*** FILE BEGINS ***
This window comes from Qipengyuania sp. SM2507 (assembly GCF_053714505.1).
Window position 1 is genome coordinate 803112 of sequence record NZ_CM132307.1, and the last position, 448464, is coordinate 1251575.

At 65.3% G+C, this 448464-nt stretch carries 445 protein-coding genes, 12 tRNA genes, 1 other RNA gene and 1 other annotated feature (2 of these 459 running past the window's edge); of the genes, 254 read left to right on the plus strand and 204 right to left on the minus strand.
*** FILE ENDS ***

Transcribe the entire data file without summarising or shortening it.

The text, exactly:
This window comes from Qipengyuania sp. SM2507 (assembly GCF_053714505.1).
Window position 1 is genome coordinate 803112 of sequence record NZ_CM132307.1, and the last position, 448464, is coordinate 1251575.

At 65.3% G+C, this 448464-nt stretch carries 445 protein-coding genes, 12 tRNA genes, 1 other RNA gene and 1 other annotated feature (2 of these 459 running past the window's edge); of the genes, 254 read left to right on the plus strand and 204 right to left on the minus strand.